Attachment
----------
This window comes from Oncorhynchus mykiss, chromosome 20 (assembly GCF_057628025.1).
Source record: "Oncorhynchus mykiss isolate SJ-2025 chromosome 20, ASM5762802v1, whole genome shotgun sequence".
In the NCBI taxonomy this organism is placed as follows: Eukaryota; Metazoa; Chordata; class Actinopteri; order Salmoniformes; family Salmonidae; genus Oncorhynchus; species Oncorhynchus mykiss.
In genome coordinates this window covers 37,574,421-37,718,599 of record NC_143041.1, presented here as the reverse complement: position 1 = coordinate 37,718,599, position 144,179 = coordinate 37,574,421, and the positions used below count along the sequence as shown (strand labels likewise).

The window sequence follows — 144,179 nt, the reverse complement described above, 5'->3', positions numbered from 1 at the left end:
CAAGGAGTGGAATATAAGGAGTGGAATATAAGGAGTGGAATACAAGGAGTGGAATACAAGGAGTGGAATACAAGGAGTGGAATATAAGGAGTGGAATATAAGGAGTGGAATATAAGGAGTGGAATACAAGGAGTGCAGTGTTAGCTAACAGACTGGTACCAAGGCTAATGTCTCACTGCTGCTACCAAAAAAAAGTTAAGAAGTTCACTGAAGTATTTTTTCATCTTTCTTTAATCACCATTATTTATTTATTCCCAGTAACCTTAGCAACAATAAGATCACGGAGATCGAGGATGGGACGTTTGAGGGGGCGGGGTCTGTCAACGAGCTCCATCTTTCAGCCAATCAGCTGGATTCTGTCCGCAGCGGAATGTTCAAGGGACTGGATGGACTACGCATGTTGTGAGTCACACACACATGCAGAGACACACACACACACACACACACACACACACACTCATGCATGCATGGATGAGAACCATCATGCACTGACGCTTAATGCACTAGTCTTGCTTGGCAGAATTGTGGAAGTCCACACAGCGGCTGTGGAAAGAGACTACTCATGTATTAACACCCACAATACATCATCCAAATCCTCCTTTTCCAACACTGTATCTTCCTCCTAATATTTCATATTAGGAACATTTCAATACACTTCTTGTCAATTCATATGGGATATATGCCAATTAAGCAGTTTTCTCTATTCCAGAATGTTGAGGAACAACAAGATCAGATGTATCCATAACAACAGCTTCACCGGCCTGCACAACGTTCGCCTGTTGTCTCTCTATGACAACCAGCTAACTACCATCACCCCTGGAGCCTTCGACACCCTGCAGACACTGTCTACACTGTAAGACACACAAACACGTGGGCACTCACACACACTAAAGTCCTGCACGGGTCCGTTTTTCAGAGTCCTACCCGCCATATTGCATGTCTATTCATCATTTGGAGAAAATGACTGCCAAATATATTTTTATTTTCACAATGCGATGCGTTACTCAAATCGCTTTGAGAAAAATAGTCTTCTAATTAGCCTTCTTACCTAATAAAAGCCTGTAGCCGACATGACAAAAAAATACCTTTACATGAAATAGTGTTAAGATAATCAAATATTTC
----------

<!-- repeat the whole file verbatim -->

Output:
This window comes from Oncorhynchus mykiss, chromosome 20 (assembly GCF_057628025.1).
Source record: "Oncorhynchus mykiss isolate SJ-2025 chromosome 20, ASM5762802v1, whole genome shotgun sequence".
In the NCBI taxonomy this organism is placed as follows: Eukaryota; Metazoa; Chordata; class Actinopteri; order Salmoniformes; family Salmonidae; genus Oncorhynchus; species Oncorhynchus mykiss.
In genome coordinates this window covers 37,574,421-37,718,599 of record NC_143041.1, presented here as the reverse complement: position 1 = coordinate 37,718,599, position 144,179 = coordinate 37,574,421, and the positions used below count along the sequence as shown (strand labels likewise).

The window sequence follows — 144,179 nt, the reverse complement described above, 5'->3', positions numbered from 1 at the left end:
CAAGGAGTGGAATATAAGGAGTGGAATATAAGGAGTGGAATACAAGGAGTGGAATACAAGGAGTGGAATACAAGGAGTGGAATATAAGGAGTGGAATATAAGGAGTGGAATATAAGGAGTGGAATACAAGGAGTGCAGTGTTAGCTAACAGACTGGTACCAAGGCTAATGTCTCACTGCTGCTACCAAAAAAAAGTTAAGAAGTTCACTGAAGTATTTTTTCATCTTTCTTTAATCACCATTATTTATTTATTCCCAGTAACCTTAGCAACAATAAGATCACGGAGATCGAGGATGGGACGTTTGAGGGGGCGGGGTCTGTCAACGAGCTCCATCTTTCAGCCAATCAGCTGGATTCTGTCCGCAGCGGAATGTTCAAGGGACTGGATGGACTACGCATGTTGTGAGTCACACACACATGCAGAGACACACACACACACACACACACACACACACACTCATGCATGCATGGATGAGAACCATCATGCACTGACGCTTAATGCACTAGTCTTGCTTGGCAGAATTGTGGAAGTCCACACAGCGGCTGTGGAAAGAGACTACTCATGTATTAACACCCACAATACATCATCCAAATCCTCCTTTTCCAACACTGTATCTTCCTCCTAATATTTCATATTAGGAACATTTCAATACACTTCTTGTCAATTCATATGGGATATATGCCAATTAAGCAGTTTTCTCTATTCCAGAATGTTGAGGAACAACAAGATCAGATGTATCCATAACAACAGCTTCACCGGCCTGCACAACGTTCGCCTGTTGTCTCTCTATGACAACCAGCTAACTACCATCACCCCTGGAGCCTTCGACACCCTGCAGACACTGTCTACACTGTAAGACACACAAACACGTGGGCACTCACACACACTAAAGTCCTGCACGGGTCCGTTTTTCAGAGTCCTACCCGCCATATTGCATGTCTATTCATCATTTGGAGAAAATGACTGCCAAATATATTTTTATTTTCACAATGCGATGCGTTACTCAAATCGCTTTGAGAAAAATAGTCTTCTAATTAGCCTTCTTACCTAATAAAAGCCTGTAGCCGACATGACAAAAAAATACCTTTACATGAAATAGTGTTAAGATAATCAAATATTTC